Trying to Understand a Sudden Death

Discussion in 'Dairy Goat Info' started by Tricia, Jun 5, 2008.

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  1. Tricia

    Tricia New Member

    Last week, my 5yo doe Kay died and in great pain.

    Prior to two weeks ago, Kay has had no known health problems -- just annual CD/T and rabies vaccines, annual BoSE, negative fecals, and a great zest for life, milking, and raising kids.

    Two weeks ago, she seemed to have a mild case of milk fever. She was dam-raising two bucklings (now 8 wo) and had been producing a fair excess of milk. I had been taking 3#-5# of milk each day. Kay's signs were muscle tremor, particularly noticeable in rear legs, cold ears, off-feed, mild bloat. I treated with Sue Reith's kitchen recipe oral CMPK at two hour intervals, massaged the rumen vigorously to relieve bloat and get her belching, and ceased milking. Her symptoms abated within 36 hours and I continued with twice-a-day oral CMPK. I began milking again after 72 hours, just evening the udder basically. Behaviorally, she seemed backed to good health just not with the excess of milk she had early in her lactation. I assumed the growing kids were taking more milk, hence the diminishment of my share.

    Then last week, the Wednesday before this last, I noticed that she was laying around the barn while I was cleaning before milking. Not too unusual behavior, sometimes a goat will wander back into the barn while I'm working. At 7:30 PM, she wasn't waiting at the milk room door when it was her turn, and I had to go out in the loafing area to ask her to come in. She got up on the stand and I immediately knew she wasn't well. Slight rumen-side bloating, no interest in food, little milk in the udder. No muscle tremors. The bloat wasn't relieved by massage, so I drenched her with 30 cc of peanut oil. Also gave her a dose of oral CMPK. She reacted violently to both drenchings -- normally something that we easily do. I walked her for 15 minutes with massage breaks and got some belching going. When she came back to the barn and layed down, she began moaning. I dosed her again with 30 cc of oil and gave her 1.5 cc of Banamine SQ. The bloating subsided, she relaxed for about 20 minutes and then began moaning again. More comfortable when standing. Some drooling started. Called the vet. She moaned continually while I finished milking the herd. No temperature (didn't take it though until after I'd given her the Banamine). By 10:30 her respiration was rapid and heaving, muscle tremors, drooling, and I never did feel a rumen contraction. She would restlessly get up and then flop back down. At midnight, I put an emergency call into our vet's office. Coming back from the house, 300 ft from the barn, I could hear her screaming.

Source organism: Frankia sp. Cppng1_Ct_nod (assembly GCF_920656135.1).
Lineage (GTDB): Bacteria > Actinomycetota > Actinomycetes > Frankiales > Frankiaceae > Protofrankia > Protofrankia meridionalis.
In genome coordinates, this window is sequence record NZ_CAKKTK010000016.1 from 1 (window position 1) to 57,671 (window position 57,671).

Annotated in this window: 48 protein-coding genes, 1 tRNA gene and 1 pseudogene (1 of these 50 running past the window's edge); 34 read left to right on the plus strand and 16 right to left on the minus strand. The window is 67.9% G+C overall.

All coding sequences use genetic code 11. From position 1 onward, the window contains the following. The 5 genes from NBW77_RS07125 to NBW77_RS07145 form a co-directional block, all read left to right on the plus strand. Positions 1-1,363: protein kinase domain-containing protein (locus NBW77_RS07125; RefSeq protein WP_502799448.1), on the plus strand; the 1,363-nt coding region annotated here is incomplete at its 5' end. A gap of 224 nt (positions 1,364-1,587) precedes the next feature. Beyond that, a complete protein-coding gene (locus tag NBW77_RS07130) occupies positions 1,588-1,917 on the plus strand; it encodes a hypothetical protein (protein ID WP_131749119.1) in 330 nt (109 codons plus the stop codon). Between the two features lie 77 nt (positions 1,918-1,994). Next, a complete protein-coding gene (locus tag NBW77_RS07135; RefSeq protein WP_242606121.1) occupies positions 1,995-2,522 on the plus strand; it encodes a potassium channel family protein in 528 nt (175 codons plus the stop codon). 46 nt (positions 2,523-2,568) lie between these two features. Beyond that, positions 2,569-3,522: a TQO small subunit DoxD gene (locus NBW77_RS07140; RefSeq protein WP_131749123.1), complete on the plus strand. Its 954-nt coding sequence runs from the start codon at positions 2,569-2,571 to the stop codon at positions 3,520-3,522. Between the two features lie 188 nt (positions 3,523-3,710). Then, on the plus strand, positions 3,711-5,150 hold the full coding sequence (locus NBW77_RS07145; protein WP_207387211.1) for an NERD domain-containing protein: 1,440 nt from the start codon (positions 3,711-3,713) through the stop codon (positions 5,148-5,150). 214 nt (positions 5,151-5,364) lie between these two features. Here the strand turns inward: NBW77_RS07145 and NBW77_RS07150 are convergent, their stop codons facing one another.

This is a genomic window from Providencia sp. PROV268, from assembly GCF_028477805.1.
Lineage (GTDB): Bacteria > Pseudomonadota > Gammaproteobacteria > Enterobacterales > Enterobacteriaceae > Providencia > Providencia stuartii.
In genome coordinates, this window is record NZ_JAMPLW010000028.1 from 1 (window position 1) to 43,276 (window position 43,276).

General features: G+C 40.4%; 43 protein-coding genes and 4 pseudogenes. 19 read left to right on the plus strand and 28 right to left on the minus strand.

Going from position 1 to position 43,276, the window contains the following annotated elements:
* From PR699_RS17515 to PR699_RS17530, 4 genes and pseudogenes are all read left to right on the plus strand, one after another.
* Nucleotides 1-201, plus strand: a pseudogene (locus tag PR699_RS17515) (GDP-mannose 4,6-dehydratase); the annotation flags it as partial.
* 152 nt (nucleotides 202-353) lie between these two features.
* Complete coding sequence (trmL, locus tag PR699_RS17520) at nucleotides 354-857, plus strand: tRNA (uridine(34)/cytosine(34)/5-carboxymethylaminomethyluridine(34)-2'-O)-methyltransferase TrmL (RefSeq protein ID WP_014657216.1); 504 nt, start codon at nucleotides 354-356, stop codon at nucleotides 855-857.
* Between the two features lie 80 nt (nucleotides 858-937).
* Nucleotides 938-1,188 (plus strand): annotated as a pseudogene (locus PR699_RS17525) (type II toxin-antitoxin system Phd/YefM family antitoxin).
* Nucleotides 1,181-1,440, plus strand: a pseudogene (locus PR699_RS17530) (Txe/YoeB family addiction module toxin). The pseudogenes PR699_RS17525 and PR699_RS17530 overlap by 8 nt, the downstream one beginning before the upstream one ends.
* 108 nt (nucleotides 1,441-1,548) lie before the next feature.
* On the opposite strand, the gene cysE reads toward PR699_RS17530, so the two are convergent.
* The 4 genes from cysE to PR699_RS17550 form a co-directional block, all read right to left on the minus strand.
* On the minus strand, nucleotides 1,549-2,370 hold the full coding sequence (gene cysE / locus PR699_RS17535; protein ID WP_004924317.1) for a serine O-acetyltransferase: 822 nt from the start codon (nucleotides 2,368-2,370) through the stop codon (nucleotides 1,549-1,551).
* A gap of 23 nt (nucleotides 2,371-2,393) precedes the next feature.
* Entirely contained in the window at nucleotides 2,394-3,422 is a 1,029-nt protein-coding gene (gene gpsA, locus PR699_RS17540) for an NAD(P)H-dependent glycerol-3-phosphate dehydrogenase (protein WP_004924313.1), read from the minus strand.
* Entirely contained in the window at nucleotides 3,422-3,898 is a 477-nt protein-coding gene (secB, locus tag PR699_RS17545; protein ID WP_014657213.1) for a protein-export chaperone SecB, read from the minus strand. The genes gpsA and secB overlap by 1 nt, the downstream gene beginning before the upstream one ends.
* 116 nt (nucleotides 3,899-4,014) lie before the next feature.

My vet's partner Mike came by 1 AM (and he would have been my choice, ex Army-reserve medic -- finally got out after two tours in Afghanistan -- obviously good in an emergency). By now, Kay's color is bad, her heart beat is fast and irregular, respiration fast. Temperature is 102. He gave her a narcotic, Butorphenol, which masked her pain until about 3 AM, and thiamine. At that point, we decided to see if she would last until dawn. Mike would call this down to Tufts large animal hospital as an emergency at that time and we'd take her down before rush hour got going.